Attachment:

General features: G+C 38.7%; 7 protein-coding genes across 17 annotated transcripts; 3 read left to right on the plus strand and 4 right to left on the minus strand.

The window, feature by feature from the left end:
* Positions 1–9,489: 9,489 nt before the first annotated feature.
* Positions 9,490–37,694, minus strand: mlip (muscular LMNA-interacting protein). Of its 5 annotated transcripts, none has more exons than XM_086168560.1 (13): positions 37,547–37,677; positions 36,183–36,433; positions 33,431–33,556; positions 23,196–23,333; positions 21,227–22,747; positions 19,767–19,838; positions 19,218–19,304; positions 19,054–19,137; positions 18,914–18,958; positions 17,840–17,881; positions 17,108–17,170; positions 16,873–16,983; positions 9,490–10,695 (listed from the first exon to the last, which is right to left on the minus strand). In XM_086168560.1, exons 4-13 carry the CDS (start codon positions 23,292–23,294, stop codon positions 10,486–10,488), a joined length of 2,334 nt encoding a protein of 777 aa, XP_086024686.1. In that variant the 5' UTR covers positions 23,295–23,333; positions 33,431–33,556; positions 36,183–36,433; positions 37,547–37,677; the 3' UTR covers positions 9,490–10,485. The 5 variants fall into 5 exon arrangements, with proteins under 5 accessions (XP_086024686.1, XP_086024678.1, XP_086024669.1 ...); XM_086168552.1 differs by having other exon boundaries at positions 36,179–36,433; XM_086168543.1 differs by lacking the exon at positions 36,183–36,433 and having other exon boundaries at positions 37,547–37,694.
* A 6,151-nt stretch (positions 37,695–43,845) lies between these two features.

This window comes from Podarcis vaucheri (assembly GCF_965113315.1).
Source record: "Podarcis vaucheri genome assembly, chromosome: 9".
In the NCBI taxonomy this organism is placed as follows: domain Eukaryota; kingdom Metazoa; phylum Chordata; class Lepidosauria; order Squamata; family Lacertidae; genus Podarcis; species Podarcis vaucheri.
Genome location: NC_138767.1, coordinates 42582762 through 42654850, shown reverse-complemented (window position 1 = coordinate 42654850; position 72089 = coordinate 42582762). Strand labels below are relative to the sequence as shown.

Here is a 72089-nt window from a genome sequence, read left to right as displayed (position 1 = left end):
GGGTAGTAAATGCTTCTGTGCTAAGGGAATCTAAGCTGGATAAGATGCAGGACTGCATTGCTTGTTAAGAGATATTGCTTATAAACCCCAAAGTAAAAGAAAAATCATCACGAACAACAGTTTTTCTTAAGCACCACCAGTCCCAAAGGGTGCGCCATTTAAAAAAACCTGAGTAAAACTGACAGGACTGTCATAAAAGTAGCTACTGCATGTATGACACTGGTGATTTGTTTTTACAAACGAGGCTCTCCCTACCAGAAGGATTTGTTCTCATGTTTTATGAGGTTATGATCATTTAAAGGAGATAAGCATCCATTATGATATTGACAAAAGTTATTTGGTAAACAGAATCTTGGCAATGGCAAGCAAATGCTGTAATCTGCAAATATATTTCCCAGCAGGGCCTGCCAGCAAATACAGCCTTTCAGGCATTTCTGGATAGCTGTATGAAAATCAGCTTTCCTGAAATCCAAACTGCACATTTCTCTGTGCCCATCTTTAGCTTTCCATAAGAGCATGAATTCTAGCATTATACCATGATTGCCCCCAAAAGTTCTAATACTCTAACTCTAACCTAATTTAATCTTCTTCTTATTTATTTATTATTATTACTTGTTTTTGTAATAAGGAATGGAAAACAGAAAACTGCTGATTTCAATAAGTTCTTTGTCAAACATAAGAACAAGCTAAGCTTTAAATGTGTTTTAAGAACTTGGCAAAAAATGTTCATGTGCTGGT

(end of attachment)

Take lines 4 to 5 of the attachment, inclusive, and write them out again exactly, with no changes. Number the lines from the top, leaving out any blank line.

* Positions 9,490–37,694, minus strand: mlip (muscular LMNA-interacting protein). Of its 5 annotated transcripts, none has more exons than XM_086168560.1 (13): positions 37,547–37,677; positions 36,183–36,433; positions 33,431–33,556; positions 23,196–23,333; positions 21,227–22,747; positions 19,767–19,838; positions 19,218–19,304; positions 19,054–19,137; positions 18,914–18,958; positions 17,840–17,881; positions 17,108–17,170; positions 16,873–16,983; positions 9,490–10,695 (listed from the first exon to the last, which is right to left on the minus strand). In XM_086168560.1, exons 4-13 carry the CDS (start codon positions 23,292–23,294, stop codon positions 10,486–10,488), a joined length of 2,334 nt encoding a protein of 777 aa, XP_086024686.1. In that variant the 5' UTR covers positions 23,295–23,333; positions 33,431–33,556; positions 36,183–36,433; positions 37,547–37,677; the 3' UTR covers positions 9,490–10,485. The 5 variants fall into 5 exon arrangements, with proteins under 5 accessions (XP_086024686.1, XP_086024678.1, XP_086024669.1 ...); XM_086168552.1 differs by having other exon boundaries at positions 36,179–36,433; XM_086168543.1 differs by lacking the exon at positions 36,183–36,433 and having other exon boundaries at positions 37,547–37,694.
* A 6,151-nt stretch (positions 37,695–43,845) lies between these two features.